The news editor oversees all content whilst the reporter must be focused on researching and writing their own stories.
The news editor must ensure the publication they are working for has a good balance and variety of stories. They will know how developed a story is, and when they can expect it filed.
The news editor sets the reporter deadlines and keeps track of story development.
The news editor will bin or put a story on hold, if they don’t think the reporter has been accurate or fair. Without a picture the story is likely to be axed.
A reporter is constantly gathering news, it is their job to find the stories. They will pitch their story ideas to the news editor. These stories may be off diary or diary stories.
An off-diary story
An off-diary story is their own, it may even be exclusive. It is the reporter’s hard work and direction from the news editor that leads to the story.
Their stories may derive from a phone call, an email, social media, council agenda, a contact, a notice in a shop. The reporter will use every opportunity on patch to seek news. Their eyes always open for something new or unusual.
A diary story
A diary story is a scheduled event happening that needs coverage. The reporter must ensure their story is legally sound, accurate, balanced, informative.
The tone must be right for their publication. A PR stunt may provide a great picture if it is well carried out and timely.
Reporters check and double-check every fact in their story. Just because it’s in a press release doesn’t make it accurate.
However, today, reporters are often flooded with press releases – an inaccuracy in a press release may make it through to publication.
Any organisation issuing a press release must double-check their facts too.
Forgive a reporter’s cynicism. It is a valued asset in a busy newsroom when vetting stories. The reporter’s contacts must be genuine.
Would a News Editor Answer The Phone On a News Desk?
It’s no doubt the busiest desk in any newsroom.
Like an airport control tower, it sees everything.
The news editor will direct calls to the appropriate reporter.
The news editor knows their team well. They will funnel a call through to the reporter they think will do the best job. They’re taking into consideration specialisms, ability, talent and deadline.
The news editor will also take calls from people complaining about a story, trying to prevent a story being printed or from someone pushing a story for publication.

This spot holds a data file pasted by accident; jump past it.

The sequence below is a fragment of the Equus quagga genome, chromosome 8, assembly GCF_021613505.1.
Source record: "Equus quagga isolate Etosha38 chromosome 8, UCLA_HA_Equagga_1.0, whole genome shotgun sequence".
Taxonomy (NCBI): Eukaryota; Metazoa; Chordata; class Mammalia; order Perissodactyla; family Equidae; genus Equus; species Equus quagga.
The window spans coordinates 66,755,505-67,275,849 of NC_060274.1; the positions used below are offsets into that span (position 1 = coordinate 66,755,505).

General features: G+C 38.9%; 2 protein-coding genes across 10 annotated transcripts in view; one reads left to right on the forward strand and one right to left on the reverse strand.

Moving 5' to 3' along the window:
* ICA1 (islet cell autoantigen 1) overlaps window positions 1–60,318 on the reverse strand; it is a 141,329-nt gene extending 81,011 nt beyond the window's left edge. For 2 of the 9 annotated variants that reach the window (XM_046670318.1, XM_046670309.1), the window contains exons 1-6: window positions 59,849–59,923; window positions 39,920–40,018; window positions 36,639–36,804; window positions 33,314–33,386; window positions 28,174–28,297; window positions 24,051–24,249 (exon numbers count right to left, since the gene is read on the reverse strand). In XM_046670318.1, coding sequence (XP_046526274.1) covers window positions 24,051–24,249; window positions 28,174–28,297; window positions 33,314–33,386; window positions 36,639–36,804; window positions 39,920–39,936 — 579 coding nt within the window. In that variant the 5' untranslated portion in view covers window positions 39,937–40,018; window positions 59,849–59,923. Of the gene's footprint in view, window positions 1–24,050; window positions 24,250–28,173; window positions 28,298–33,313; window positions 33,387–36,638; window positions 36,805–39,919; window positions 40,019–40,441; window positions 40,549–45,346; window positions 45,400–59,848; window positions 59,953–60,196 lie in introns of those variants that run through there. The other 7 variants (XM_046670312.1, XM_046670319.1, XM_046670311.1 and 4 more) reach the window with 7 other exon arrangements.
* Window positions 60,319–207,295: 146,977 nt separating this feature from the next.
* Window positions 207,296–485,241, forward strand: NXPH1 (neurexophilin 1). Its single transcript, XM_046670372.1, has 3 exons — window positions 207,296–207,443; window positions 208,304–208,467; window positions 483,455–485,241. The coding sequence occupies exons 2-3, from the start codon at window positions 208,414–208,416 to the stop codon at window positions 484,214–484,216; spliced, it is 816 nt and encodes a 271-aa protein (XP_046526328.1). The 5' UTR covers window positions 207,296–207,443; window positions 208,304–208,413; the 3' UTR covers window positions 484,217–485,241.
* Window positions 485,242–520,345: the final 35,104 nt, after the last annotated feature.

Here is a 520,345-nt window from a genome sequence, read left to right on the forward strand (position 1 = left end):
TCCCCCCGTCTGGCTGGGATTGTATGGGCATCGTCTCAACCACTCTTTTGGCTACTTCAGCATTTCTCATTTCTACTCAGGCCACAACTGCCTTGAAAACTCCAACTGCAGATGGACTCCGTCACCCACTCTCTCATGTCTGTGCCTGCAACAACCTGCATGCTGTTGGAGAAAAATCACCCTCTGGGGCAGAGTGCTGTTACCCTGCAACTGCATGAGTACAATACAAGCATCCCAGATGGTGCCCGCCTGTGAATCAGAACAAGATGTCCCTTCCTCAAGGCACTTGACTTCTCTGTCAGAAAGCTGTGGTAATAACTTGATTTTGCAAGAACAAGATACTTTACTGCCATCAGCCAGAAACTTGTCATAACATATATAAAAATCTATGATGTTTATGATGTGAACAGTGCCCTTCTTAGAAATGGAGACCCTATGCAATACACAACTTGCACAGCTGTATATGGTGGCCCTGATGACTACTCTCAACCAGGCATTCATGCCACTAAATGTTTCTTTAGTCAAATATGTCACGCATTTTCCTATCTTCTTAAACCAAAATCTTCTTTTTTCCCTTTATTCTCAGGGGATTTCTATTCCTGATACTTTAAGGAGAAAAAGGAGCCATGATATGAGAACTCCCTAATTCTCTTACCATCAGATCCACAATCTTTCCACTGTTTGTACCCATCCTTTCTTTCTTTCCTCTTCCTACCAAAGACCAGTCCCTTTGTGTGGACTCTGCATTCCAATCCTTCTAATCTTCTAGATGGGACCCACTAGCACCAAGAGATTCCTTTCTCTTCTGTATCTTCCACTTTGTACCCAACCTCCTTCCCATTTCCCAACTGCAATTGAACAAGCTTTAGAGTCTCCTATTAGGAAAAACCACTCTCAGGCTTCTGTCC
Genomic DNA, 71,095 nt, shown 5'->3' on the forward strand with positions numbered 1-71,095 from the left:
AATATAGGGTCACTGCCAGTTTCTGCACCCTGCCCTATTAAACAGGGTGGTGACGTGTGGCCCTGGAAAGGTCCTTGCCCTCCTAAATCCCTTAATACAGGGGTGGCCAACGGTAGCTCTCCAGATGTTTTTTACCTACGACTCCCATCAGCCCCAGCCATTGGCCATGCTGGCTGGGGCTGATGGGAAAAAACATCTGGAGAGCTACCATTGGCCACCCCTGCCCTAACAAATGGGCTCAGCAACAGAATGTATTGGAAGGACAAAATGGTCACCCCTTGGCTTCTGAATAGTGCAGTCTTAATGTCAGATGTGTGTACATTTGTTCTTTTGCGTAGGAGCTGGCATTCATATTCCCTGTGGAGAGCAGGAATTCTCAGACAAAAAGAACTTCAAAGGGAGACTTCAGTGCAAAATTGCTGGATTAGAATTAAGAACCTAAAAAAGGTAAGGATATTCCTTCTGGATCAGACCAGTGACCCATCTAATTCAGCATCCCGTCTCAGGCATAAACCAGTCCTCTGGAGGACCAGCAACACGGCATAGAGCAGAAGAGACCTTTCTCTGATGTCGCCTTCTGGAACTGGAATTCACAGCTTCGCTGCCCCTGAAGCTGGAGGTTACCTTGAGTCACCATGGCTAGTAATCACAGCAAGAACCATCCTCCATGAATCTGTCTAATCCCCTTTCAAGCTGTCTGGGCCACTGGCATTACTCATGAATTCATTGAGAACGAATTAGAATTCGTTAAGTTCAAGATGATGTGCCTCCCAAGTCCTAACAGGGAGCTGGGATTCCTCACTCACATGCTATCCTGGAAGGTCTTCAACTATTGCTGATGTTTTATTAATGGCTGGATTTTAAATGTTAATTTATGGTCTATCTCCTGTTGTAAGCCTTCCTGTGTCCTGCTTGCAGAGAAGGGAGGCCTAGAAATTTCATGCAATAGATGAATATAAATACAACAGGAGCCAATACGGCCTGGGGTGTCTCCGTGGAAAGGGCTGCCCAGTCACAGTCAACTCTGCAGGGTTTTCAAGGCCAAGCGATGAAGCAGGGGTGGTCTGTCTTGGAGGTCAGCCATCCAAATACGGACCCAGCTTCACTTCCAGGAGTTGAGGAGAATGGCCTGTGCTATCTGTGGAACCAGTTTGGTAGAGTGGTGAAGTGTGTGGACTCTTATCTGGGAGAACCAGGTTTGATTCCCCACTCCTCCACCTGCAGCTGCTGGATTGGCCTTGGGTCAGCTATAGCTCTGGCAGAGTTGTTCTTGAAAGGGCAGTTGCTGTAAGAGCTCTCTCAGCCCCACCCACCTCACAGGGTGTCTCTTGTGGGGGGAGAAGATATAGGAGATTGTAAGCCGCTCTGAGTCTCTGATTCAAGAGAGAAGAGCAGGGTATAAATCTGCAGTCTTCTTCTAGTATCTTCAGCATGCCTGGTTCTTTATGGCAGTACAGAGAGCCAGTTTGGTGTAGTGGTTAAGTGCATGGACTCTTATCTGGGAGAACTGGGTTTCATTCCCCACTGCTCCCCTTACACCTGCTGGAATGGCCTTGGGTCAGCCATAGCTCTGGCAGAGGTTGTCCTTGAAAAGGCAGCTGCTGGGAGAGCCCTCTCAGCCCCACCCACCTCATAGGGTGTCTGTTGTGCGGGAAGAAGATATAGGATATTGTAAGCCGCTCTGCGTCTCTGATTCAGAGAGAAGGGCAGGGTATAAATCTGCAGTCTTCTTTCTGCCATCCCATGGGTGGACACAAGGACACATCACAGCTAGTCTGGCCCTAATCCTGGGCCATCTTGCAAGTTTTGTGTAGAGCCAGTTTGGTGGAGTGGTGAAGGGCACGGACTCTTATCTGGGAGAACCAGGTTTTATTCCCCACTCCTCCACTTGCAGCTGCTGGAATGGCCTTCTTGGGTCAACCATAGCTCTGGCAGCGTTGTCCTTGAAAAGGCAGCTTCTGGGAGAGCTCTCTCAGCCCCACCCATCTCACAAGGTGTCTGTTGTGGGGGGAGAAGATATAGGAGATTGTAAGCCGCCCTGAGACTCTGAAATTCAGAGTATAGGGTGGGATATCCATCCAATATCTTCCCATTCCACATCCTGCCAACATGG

They often take huge volumes of calls from PR agencies. However, even the news editor cannot guarantee publication.
News happens fast and, in a moment, the best story of the day can be superseded by another.
Should I Email My Press Release To a News Editor?
When a news editor is busy, it’s often better to email your media pitch across.
Unless it’s breaking news or a cracking human interest story, a public relations officer can get short shrift from a busy news editor juggling multiple tasks at once.
When emailing a story, it is key to get the subject line right. You must know how to write a media pitch.
Say what the story is in the subject line, and add, area, name. Treat it like an attention grabbing headline.
You must sell your story in a few words in the subject line. Avoid a pushy sales pitch – it’ll head to the bin or what the newsroom terms, the ‘spike’.
Never assume your story will be published.
It’s usually always best to take a nice informal tone with the news desk, thanking them for their time. You may want a long-term relationship and you’ll need their goodwill.
If the news editor associates you or your organisation with poor or inappropriate media releases, they will bin your emails, before even reading them.
Would a News Editor Ever Work With a PR Agency?
Yes, of course.
Building a good relationship with a news desk is key. But it must be built on trust.
Avoid sending through poorly written and researched press releases for publication. And make sure you correctly target your publications.
Sending a story about a new housing development will be binned by a journal specialising in international politics!
It’s not just subject matter that’s important either.
If you’ve got a story about a new brewery opening in Peckham, don’t pitch to regional media in East London. Check relevant patches.
Think about this with national publications and broadcast operations.
Who is likely to handle your copy well, with a sympathetic ear and genuine interest in the content?
Should I Meet With The News Editor?
It’s always worth trying to arrange a quick coffee with the news ed to discuss what they are looking for.
Is the publication covering a vast number of stories around homelessness, might they consider joining forces on a campaign involving new shelters/homes?
Ask them about their interests and between you, you can discuss where the areas meet.
Perhaps the news ed wants to launch a story writing competition for schools. Could one of your clients get involved as a sponsor, a judge, offer a venue, hospitality or transport?
These are good PR opportunities. There are many ways of working together, particularly with campaigns.
Relationships are key.
As a PR company, you want to be in a position where the news editor will always take your call.
If they genuinely don’t have time, they will pass it to one of their leading reporters.
This can be achieved with time and patience. Cultivating a strong, transparent relationship with a news desk is invaluable.
And if you’re ready to take your PR work to the next level grab our PR Starter Kit.
Our must-have kit has every template, script, strategy and guide you’ll ever need to do PR – all in one place.